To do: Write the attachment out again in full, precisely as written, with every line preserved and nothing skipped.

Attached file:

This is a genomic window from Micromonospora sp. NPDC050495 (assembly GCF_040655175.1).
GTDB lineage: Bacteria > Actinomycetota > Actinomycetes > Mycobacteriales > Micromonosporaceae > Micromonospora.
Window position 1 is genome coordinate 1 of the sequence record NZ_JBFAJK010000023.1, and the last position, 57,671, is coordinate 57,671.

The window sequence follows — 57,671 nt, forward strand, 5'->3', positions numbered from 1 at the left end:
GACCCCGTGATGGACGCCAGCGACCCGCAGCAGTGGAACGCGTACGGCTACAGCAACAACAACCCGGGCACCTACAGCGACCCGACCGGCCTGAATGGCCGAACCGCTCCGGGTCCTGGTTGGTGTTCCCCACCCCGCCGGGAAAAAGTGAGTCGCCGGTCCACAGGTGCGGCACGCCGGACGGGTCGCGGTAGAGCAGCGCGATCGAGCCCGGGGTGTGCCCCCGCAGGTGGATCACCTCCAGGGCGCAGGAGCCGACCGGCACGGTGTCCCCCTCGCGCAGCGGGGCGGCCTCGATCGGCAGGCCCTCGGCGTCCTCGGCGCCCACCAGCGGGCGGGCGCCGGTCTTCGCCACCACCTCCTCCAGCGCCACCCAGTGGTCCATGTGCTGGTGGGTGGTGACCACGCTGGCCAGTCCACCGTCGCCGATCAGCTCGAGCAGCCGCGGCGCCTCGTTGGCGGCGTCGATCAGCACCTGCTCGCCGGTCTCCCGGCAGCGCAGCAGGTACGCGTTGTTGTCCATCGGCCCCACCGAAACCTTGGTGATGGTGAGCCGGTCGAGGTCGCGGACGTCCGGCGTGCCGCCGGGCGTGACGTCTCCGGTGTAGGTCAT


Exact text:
This is a genomic window from Micromonospora sp. NPDC050495 (assembly GCF_040655175.1).
GTDB lineage: Bacteria > Actinomycetota > Actinomycetes > Mycobacteriales > Micromonosporaceae > Micromonospora.
Window position 1 is genome coordinate 1 of the sequence record NZ_JBFAJK010000023.1, and the last position, 57,671, is coordinate 57,671.

The window sequence follows — 57,671 nt, forward strand, 5'->3', positions numbered from 1 at the left end:
GACCCCGTGATGGACGCCAGCGACCCGCAGCAGTGGAACGCGTACGGCTACAGCAACAACAACCCGGGCACCTACAGCGACCCGACCGGCCTGAATGGCCGAACCGCTCCGGGTCCTGGTTGGTGTTCCCCACCCCGCCGGGAAAAAGTGAGTCGCCGGTCCACAGGTGCGGCACGCCGGACGGGTCGCGGTAGAGCAGCGCGATCGAGCCCGGGGTGTGCCCCCGCAGGTGGATCACCTCCAGGGCGCAGGAGCCGACCGGCACGGTGTCCCCCTCGCGCAGCGGGGCGGCCTCGATCGGCAGGCCCTCGGCGTCCTCGGCGCCCACCAGCGGGCGGGCGCCGGTCTTCGCCACCACCTCCTCCAGCGCCACCCAGTGGTCCATGTGCTGGTGGGTGGTGACCACGCTGGCCAGTCCACCGTCGCCGATCAGCTCGAGCAGCCGCGGCGCCTCGTTGGCGGCGTCGATCAGCACCTGCTCGCCGGTCTCCCGGCAGCGCAGCAGGTACGCGTTGTTGTCCATCGGCCCCACCGAAACCTTGGTGATGGTGAGCCGGTCGAGGTCGCGGACGTCCGGCGTGCCGCCGGGCGTGACGTCTCCGGTGTAGGTCAT